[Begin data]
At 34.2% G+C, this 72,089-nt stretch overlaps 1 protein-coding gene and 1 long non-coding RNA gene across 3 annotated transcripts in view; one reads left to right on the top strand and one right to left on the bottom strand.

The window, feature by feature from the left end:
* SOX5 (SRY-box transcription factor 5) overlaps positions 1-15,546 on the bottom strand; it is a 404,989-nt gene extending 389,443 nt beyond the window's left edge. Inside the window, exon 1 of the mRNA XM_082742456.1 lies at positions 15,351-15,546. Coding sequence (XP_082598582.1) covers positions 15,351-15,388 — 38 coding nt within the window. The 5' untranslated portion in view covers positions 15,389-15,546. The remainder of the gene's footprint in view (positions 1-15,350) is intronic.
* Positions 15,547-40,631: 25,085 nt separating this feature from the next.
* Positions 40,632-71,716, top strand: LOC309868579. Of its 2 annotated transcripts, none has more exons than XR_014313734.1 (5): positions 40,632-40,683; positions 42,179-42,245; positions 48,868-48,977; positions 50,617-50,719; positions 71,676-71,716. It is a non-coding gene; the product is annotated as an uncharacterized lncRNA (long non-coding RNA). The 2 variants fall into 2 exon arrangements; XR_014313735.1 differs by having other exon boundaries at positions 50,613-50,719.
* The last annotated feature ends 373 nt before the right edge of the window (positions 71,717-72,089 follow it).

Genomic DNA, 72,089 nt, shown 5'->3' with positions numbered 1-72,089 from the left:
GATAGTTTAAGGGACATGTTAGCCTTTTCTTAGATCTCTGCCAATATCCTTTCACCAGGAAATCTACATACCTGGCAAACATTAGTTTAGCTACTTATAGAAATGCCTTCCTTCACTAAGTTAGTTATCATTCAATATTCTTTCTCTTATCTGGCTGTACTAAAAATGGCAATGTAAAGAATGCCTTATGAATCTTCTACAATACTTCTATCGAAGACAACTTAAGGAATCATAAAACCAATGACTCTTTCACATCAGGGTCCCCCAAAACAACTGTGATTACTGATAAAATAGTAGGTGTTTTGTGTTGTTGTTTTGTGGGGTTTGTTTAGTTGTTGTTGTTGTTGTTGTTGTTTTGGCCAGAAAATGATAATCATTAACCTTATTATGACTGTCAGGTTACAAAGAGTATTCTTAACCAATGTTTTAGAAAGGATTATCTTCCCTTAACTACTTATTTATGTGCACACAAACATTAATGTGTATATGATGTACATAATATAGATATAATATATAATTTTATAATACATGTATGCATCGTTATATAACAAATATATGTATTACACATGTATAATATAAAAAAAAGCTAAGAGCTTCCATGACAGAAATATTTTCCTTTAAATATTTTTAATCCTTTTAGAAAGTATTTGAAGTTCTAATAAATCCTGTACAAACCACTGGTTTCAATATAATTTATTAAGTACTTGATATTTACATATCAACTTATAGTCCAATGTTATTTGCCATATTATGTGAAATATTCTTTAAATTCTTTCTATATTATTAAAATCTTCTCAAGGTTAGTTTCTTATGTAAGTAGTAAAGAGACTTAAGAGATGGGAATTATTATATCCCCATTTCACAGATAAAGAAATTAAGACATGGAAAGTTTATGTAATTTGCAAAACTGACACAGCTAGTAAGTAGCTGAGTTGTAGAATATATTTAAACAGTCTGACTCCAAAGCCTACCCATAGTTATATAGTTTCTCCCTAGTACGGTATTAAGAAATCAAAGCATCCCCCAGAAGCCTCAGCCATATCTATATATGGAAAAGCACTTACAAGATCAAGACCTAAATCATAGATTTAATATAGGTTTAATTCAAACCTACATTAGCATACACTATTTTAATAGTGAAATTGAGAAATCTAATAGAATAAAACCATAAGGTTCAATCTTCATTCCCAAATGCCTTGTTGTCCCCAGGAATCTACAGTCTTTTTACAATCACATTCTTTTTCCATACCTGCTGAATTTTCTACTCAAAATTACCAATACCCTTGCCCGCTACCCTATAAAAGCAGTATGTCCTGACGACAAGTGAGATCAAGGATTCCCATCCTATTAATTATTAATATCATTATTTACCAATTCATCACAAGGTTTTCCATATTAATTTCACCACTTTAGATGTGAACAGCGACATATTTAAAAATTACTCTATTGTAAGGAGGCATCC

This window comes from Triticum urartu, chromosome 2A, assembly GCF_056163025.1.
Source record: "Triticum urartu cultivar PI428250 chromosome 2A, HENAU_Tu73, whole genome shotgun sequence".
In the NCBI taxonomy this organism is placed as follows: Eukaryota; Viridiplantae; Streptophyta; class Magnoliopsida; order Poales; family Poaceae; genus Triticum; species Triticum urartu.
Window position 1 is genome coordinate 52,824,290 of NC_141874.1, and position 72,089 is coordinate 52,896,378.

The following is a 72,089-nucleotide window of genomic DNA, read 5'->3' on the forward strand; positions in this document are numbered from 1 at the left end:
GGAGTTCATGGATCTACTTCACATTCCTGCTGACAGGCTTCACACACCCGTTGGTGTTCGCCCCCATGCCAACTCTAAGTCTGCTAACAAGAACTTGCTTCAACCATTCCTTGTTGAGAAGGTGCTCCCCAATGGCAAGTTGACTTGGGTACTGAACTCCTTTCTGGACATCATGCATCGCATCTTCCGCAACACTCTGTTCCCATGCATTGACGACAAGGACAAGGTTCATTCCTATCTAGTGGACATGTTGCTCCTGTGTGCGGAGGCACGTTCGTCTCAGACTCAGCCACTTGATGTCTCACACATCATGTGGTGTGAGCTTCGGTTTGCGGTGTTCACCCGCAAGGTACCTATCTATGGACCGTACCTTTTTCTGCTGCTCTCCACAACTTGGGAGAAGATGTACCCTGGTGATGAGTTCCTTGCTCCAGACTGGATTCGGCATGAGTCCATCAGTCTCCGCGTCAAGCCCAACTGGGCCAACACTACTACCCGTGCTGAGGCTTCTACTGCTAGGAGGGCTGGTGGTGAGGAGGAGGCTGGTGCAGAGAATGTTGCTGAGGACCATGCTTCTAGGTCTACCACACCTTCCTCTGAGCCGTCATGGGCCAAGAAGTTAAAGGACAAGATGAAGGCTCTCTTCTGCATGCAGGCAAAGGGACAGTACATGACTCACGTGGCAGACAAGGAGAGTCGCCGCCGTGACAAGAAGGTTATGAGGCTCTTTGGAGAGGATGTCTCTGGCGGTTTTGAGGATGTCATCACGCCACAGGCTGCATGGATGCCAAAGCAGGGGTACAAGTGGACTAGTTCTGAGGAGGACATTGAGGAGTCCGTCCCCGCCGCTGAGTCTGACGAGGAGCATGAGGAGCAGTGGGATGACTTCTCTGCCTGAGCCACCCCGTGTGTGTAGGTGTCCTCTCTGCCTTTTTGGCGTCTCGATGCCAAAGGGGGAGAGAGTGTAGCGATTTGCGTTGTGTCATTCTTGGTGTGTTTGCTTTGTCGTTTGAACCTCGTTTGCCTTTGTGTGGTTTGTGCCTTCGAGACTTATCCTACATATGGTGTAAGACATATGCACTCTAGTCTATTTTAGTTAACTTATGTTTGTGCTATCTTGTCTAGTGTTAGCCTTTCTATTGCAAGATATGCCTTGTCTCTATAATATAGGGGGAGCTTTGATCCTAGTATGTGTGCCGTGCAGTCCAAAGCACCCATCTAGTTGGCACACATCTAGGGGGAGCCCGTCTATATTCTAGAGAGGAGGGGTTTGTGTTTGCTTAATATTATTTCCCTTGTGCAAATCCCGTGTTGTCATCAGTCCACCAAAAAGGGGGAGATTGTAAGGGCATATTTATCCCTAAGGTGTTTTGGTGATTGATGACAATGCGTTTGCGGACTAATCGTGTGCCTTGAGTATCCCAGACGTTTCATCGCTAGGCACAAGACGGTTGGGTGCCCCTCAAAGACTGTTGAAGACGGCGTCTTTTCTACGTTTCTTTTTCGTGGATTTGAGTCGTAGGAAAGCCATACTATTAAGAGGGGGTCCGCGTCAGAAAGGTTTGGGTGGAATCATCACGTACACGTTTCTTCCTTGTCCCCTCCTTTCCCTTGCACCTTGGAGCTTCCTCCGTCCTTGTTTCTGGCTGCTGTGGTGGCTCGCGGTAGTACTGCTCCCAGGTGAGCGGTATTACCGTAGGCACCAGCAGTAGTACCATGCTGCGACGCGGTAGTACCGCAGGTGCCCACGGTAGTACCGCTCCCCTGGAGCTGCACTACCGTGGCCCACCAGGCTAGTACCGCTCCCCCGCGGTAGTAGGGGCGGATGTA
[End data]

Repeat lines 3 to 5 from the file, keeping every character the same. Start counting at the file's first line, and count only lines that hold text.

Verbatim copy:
* SOX5 (SRY-box transcription factor 5) overlaps positions 1-15,546 on the bottom strand; it is a 404,989-nt gene extending 389,443 nt beyond the window's left edge. Inside the window, exon 1 of the mRNA XM_082742456.1 lies at positions 15,351-15,546. Coding sequence (XP_082598582.1) covers positions 15,351-15,388 — 38 coding nt within the window. The 5' untranslated portion in view covers positions 15,389-15,546. The remainder of the gene's footprint in view (positions 1-15,350) is intronic.
* Positions 15,547-40,631: 25,085 nt separating this feature from the next.
* Positions 40,632-71,716, top strand: LOC309868579. Of its 2 annotated transcripts, none has more exons than XR_014313734.1 (5): positions 40,632-40,683; positions 42,179-42,245; positions 48,868-48,977; positions 50,617-50,719; positions 71,676-71,716. It is a non-coding gene; the product is annotated as an uncharacterized lncRNA (long non-coding RNA). The 2 variants fall into 2 exon arrangements; XR_014313735.1 differs by having other exon boundaries at positions 50,613-50,719.